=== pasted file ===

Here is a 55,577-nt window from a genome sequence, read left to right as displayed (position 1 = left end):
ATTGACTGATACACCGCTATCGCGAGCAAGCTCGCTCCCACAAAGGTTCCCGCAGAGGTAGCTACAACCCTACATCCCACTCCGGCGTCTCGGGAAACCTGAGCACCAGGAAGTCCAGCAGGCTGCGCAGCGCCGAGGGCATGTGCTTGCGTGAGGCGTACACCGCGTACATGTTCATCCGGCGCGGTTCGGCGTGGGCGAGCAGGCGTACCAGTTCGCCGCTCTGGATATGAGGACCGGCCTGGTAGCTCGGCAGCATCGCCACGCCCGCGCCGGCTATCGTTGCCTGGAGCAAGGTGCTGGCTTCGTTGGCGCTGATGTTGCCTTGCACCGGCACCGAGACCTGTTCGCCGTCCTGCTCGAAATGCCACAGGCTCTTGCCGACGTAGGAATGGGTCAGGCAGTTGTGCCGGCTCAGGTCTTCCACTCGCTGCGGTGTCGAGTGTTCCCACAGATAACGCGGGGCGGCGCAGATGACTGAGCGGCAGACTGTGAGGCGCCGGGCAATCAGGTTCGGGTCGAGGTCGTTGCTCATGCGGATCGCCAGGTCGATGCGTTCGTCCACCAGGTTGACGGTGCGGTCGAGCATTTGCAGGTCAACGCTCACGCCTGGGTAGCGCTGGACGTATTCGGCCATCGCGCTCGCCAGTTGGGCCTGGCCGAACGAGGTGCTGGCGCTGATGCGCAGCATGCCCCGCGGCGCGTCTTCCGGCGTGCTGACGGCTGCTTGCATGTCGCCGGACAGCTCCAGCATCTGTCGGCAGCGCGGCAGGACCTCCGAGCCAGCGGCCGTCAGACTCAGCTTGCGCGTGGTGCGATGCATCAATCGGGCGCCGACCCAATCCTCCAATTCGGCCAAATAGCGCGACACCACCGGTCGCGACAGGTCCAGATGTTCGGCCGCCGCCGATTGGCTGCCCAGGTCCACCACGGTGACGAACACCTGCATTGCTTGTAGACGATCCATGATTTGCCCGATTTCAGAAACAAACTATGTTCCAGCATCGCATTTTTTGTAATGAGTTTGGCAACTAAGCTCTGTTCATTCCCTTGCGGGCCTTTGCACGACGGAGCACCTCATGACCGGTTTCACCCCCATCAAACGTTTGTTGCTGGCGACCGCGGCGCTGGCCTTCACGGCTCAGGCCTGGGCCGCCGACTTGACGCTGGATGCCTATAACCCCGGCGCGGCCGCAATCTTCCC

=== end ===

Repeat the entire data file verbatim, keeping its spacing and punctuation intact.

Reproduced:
Here is a 55,577-nt window from a genome sequence, read left to right as displayed (position 1 = left end):
ATTGACTGATACACCGCTATCGCGAGCAAGCTCGCTCCCACAAAGGTTCCCGCAGAGGTAGCTACAACCCTACATCCCACTCCGGCGTCTCGGGAAACCTGAGCACCAGGAAGTCCAGCAGGCTGCGCAGCGCCGAGGGCATGTGCTTGCGTGAGGCGTACACCGCGTACATGTTCATCCGGCGCGGTTCGGCGTGGGCGAGCAGGCGTACCAGTTCGCCGCTCTGGATATGAGGACCGGCCTGGTAGCTCGGCAGCATCGCCACGCCCGCGCCGGCTATCGTTGCCTGGAGCAAGGTGCTGGCTTCGTTGGCGCTGATGTTGCCTTGCACCGGCACCGAGACCTGTTCGCCGTCCTGCTCGAAATGCCACAGGCTCTTGCCGACGTAGGAATGGGTCAGGCAGTTGTGCCGGCTCAGGTCTTCCACTCGCTGCGGTGTCGAGTGTTCCCACAGATAACGCGGGGCGGCGCAGATGACTGAGCGGCAGACTGTGAGGCGCCGGGCAATCAGGTTCGGGTCGAGGTCGTTGCTCATGCGGATCGCCAGGTCGATGCGTTCGTCCACCAGGTTGACGGTGCGGTCGAGCATTTGCAGGTCAACGCTCACGCCTGGGTAGCGCTGGACGTATTCGGCCATCGCGCTCGCCAGTTGGGCCTGGCCGAACGAGGTGCTGGCGCTGATGCGCAGCATGCCCCGCGGCGCGTCTTCCGGCGTGCTGACGGCTGCTTGCATGTCGCCGGACAGCTCCAGCATCTGTCGGCAGCGCGGCAGGACCTCCGAGCCAGCGGCCGTCAGACTCAGCTTGCGCGTGGTGCGATGCATCAATCGGGCGCCGACCCAATCCTCCAATTCGGCCAAATAGCGCGACACCACCGGTCGCGACAGGTCCAGATGTTCGGCCGCCGCCGATTGGCTGCCCAGGTCCACCACGGTGACGAACACCTGCATTGCTTGTAGACGATCCATGATTTGCCCGATTTCAGAAACAAACTATGTTCCAGCATCGCATTTTTTGTAATGAGTTTGGCAACTAAGCTCTGTTCATTCCCTTGCGGGCCTTTGCACGACGGAGCACCTCATGACCGGTTTCACCCCCATCAAACGTTTGTTGCTGGCGACCGCGGCGCTGGCCTTCACGGCTCAGGCCTGGGCCGCCGACTTGACGCTGGATGCCTATAACCCCGGCGCGGCCGCAATCTTCCC